Ordered my first EV, it wasn’t cheap and I didn’t go for something low-end …Ordered my first EV, it wasn’t cheap and I didn’t go for something low-end as you were looking for so I can’t comment on the best model for you. However, I don’t have a driveway and although it was difficult and took some persistence I was able to get the council to look into placing a charger within my area and they’re now in the process of paperwork to install these. Most of the funding is aimed towards homes with a driveway but there’s national funding that councils can claim for installation of charging points on the street. They submit an application, if successful they fund the charger and claim the majority of costs back. In terms of buying an EV the government grant currently stands at £3000, this was £3,500 prior to Mar 11’s budget. This will be valid for any vehicle under £50,000 of which Corsa-e, E-Golf, Nissan Leaf etc would all fall under. As others have mentioned the cost per mile is relatively low and I’ve turned to EV due to the terrible MPG I was getting sat idle in traffic, even with stop-start functionality I was averaging 26MPG on a vehicle that maintains around 45-50MPG without traffic. Depending on the distances you travel and the availability of chargers they seem to be the key disadvantages. Hopefully not for much longer.


I tried council for my area and the area of my work and couldn’t get anywhere. Hopefully one day electric cars will have proper long range and councils will install appropriate charging stations. As I average 60mpg that will do me for now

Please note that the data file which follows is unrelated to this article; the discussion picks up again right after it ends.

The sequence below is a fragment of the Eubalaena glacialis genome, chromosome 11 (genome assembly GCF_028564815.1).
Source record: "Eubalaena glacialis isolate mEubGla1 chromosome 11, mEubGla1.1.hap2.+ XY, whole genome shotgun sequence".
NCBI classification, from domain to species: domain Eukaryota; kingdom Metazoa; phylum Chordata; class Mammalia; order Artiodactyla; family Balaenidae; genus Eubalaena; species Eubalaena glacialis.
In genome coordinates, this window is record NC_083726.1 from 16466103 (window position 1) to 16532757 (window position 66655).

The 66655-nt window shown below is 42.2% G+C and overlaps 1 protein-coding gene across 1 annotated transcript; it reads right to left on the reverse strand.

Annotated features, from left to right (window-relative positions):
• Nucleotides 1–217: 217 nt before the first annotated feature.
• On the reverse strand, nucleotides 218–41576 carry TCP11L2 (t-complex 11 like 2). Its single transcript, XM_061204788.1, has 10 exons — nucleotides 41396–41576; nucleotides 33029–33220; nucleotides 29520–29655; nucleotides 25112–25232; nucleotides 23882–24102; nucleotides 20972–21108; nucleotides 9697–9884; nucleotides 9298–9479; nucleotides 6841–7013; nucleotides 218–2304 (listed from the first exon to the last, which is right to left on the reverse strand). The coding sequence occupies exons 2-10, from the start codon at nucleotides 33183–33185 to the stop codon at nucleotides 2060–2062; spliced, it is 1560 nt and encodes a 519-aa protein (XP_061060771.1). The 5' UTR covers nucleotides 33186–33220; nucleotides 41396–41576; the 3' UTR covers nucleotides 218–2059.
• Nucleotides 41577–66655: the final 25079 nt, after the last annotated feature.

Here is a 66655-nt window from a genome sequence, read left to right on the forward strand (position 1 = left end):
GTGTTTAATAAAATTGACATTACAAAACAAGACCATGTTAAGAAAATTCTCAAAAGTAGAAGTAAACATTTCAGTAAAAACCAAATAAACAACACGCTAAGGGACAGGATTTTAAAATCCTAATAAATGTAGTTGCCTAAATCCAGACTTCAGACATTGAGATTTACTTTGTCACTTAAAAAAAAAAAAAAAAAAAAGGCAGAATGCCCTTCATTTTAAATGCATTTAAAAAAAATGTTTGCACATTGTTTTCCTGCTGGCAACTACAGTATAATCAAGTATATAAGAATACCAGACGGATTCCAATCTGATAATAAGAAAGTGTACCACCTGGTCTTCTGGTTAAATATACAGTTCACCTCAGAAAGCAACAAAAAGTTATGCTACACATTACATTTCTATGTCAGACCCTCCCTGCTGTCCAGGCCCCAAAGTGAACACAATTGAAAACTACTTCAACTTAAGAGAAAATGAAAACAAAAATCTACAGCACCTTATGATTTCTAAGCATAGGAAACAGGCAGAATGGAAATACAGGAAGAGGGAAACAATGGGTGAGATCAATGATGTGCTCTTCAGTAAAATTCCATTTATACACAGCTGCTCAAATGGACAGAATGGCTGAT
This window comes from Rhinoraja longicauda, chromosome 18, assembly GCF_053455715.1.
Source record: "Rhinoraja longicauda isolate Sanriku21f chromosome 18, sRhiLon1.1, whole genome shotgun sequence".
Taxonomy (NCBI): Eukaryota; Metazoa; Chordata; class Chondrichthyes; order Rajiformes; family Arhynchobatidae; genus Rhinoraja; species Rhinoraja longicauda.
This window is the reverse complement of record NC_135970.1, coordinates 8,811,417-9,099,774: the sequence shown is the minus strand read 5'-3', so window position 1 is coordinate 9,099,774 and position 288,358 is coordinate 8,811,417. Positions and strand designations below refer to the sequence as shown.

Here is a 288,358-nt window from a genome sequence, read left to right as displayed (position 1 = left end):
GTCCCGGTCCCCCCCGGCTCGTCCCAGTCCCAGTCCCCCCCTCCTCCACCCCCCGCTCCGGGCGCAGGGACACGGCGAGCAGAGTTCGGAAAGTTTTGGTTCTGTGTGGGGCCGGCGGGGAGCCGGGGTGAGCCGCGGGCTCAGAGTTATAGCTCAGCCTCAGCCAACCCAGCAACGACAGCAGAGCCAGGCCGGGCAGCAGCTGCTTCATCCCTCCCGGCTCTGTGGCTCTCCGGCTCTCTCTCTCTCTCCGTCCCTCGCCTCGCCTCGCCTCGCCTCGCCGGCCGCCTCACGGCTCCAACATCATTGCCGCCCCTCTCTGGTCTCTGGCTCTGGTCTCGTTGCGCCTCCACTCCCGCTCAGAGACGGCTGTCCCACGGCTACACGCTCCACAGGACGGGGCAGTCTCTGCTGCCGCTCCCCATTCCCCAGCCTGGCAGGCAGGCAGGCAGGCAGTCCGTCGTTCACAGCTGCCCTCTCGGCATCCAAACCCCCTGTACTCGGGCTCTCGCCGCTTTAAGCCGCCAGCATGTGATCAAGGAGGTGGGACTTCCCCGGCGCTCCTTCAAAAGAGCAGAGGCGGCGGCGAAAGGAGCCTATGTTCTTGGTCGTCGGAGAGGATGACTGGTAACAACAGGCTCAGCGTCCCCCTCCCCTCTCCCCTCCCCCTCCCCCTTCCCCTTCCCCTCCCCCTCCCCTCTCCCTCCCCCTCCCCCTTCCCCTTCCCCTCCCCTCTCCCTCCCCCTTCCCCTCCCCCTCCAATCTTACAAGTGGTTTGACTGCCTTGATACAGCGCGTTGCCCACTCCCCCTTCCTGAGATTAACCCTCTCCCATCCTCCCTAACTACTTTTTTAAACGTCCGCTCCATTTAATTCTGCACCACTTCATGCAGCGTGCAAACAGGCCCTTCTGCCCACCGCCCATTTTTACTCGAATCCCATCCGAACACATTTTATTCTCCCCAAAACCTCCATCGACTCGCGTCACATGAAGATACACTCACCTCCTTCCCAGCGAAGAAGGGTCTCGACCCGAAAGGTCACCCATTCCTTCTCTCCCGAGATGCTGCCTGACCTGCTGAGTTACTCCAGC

ndyanem25/04/2020 22:12

I tried council for my area and the area of my work and couldn’t get a …I tried council for my area and the area of my work and couldn’t get anywhere. Hopefully one day electric cars will have proper long range and councils will install appropriate charging stations. As I average 60mpg that will do me for now


Trust me I tried mine and the surrounding ones for about two months, to the point I even screenshotted the local areas and marked on a house by house basis who had a driveway and who didn’t using google maps, until it was clear that 90% didn’t have any driveway so would have the same issue. Also used the fact they’re aiming to have these clean air schemes locally to my favour, they were very much reluctant to help but considering I did most of the leg work for them eventually they contacted me again and said they’d do it. They have to submit evidence for funding the schemes and the requirements ask for a survey to justify the installation.

I’m hoping for more efficient batteries in the long run and more readily available faster chargers. Most of the batteries seem to allow charging up to 150Kw/h but the amount of chargers capable of delivering that in the country is definitely in the 1-2%.
matthewemmer25/04/2020 22:32

Trust me I tried mine and the surrounding ones for about two months, to …Trust me I tried mine and the surrounding ones for about two months, to the point I even screenshotted the local areas and marked on a house by house basis who had a driveway and who didn’t using google maps, until it was clear that 90% didn’t have any driveway so would have the same issue. Also used the fact they’re aiming to have these clean air schemes locally to my favour, they were very much reluctant to help but considering I did most of the leg work for them eventually they contacted me again and said they’d do it. They have to submit evidence for funding the schemes and the requirements ask for a survey to justify the installation.I’m hoping for more efficient batteries in the long run and more readily available faster chargers. Most of the batteries seem to allow charging up to 150Kw/h but the amount of chargers capable of delivering that in the country is definitely in the 1-2%.


Nah I’ll leave it. At the end of the day battery cars aren’t up to long distance commutes at the moment. Plus one day the councils will be forced to install. Until then diesel is my friend